"You're not the only person to say that stuff about Gino. I have a good relationship with him but I also mostly started working again there just because he was low on staff. I know a lot of other folks have had different experiences. The RUFF'S community can be a bit much too sometimes. I did pick up on the other thing Friday though. You were a bit obvious ;). Shame too about RUFF'S. I was looking forward to running into you tonight. Celebrating my b-day :)."
"We can have a late celebration. Gino and I are done, but I have an intuition that you and I are not. Happy Birthday, Tim. You were the best thing about last Friday for me, by far."
"Thanks it's tomorrow, but I have to do forum prep and then stream a school board forum tomorrow so today is the day for celebrating :)."
"I feel it might be in bad taste for me to show up to RUFF'S tonight."
"Just a bit, it won't do you and Gino any good. He's good at reestablishing that customer-owner relationship though so don't bar yourself from coming back."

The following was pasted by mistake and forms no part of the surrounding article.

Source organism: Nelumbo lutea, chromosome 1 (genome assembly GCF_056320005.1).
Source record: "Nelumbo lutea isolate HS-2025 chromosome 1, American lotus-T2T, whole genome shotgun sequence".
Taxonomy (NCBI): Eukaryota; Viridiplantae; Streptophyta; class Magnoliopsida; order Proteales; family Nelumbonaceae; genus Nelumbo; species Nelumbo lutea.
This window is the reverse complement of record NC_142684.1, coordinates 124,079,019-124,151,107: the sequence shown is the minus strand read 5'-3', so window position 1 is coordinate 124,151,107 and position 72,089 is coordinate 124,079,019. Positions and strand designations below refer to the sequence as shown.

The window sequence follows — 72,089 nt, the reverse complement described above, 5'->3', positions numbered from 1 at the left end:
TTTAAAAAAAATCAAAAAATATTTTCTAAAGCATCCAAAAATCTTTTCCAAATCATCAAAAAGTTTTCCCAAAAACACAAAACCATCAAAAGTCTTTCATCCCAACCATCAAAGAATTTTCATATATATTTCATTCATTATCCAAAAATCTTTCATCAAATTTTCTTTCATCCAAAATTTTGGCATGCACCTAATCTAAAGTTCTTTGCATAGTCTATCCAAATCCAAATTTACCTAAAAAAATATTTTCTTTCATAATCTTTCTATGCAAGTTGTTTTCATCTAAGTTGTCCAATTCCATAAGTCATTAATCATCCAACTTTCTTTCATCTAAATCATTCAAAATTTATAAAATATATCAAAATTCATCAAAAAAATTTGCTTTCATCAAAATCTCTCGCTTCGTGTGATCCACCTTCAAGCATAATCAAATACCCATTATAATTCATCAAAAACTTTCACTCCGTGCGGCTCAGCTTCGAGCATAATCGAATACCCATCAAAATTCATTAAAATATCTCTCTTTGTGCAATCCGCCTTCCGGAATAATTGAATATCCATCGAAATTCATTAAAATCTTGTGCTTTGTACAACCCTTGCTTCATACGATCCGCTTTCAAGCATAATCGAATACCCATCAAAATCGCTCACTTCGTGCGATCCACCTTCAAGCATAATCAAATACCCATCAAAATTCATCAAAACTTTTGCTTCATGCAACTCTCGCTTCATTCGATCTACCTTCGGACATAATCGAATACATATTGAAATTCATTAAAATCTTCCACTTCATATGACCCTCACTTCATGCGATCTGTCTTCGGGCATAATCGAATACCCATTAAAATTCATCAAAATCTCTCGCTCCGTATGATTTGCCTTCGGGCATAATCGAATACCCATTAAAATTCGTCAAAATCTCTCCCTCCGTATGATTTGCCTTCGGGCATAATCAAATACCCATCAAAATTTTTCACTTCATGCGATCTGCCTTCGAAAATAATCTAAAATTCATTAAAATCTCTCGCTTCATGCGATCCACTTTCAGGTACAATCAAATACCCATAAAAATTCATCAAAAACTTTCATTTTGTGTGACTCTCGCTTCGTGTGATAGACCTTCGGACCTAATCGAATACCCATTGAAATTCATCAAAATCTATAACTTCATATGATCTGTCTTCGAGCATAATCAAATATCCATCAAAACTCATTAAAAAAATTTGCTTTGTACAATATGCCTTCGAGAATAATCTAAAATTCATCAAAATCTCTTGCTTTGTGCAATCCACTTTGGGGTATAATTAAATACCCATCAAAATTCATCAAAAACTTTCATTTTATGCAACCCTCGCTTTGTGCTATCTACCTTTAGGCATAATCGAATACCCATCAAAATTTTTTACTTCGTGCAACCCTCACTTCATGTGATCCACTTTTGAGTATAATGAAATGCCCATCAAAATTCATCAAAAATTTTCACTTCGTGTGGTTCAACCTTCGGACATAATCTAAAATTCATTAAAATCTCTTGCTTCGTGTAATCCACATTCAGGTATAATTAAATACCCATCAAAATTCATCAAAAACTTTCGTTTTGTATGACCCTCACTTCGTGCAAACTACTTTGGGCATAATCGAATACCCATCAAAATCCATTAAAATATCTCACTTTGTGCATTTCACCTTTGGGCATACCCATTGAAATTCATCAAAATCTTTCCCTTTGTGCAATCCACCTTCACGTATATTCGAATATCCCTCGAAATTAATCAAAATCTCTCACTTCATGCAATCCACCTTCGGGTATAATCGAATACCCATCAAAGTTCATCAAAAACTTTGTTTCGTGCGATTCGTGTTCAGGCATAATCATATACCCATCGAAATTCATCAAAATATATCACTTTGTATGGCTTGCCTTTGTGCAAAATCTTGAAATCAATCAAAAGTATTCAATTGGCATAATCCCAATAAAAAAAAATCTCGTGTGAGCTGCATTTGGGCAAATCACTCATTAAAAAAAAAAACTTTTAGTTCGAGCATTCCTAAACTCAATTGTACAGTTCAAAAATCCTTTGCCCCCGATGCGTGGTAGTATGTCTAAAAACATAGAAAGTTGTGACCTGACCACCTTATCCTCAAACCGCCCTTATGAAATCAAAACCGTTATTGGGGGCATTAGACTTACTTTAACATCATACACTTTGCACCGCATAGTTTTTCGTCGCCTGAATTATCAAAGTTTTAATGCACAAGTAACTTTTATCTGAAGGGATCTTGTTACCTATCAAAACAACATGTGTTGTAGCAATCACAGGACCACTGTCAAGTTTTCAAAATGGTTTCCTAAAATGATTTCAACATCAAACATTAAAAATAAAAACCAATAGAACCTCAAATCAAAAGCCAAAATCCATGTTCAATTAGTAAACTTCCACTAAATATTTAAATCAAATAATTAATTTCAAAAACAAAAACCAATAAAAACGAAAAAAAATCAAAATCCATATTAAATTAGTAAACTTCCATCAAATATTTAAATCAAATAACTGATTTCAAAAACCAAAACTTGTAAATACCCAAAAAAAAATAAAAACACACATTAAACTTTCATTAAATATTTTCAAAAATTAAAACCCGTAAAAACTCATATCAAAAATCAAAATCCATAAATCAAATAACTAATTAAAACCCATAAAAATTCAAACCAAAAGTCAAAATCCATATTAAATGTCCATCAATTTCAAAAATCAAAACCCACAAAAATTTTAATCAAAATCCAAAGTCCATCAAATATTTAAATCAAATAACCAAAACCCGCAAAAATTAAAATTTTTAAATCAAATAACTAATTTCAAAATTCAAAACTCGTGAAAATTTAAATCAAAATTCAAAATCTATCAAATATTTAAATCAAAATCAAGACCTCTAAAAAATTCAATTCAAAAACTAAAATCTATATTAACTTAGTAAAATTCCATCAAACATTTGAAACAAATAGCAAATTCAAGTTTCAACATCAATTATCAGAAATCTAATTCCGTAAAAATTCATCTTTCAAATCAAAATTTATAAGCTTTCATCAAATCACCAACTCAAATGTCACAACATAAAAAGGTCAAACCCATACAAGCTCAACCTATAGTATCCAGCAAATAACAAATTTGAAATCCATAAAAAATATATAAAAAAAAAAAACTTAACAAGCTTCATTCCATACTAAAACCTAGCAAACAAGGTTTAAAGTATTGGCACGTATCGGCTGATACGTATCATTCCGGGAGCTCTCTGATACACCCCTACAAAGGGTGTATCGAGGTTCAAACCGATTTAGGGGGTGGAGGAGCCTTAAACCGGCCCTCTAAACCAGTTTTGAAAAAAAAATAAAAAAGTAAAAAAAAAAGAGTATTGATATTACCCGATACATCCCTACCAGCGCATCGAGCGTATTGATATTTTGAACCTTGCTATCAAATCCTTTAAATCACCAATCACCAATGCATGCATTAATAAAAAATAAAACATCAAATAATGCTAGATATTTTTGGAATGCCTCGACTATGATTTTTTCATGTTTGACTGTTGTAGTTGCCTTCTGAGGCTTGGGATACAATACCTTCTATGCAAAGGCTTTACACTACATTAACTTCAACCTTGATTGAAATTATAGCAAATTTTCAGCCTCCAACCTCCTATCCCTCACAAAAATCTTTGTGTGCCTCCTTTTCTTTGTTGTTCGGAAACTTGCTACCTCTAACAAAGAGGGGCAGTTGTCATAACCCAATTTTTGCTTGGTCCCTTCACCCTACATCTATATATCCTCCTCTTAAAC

"I want to lay low anyhow. But I also want to go on a date with you, if you'll allow it. Even just to get to know each other more."
"If I'll allow it huh?"
"I mean. I'm just trying to be respectful. You're a politician. Your wheelhouse is the concealment of emotions in the service of policy and representation. I'm an artist. I do the opposite of that. Hope you find that cute."
"I'd love to go out sometime. What's your schedule like?"
"(Checks calendar) wide open."
"What are you up to Wednesday?"
"(Checks calendar once more) nothing."
"Care to grab a drink? Since you mentioned Mickey's already how about there?"
"It's my favorite place in town."
"I like it because it's close to where I live so I can walk there :)."
It is Tuesday afternoon, Gino. Tomorrow, I am going on a date with one of your bartenders. I am pretty into him. He seems pretty into me, too. Did you know he has a pet parrot? He is a Congo African Grey. They both have the same life expectancy. Wild. I am looking forward to meeting him. Maybe Tim and I will come into your bar together, once you have cooled off. Are parrots allowed? I am not in any rush. You will not be able to do anything about it, anyway, when it happens. I am proud of myself, Gino, for standing up for myself. I hope you are proud, too. I have had enough of the animal kingdom. I bet Tim found that attractive. Woof!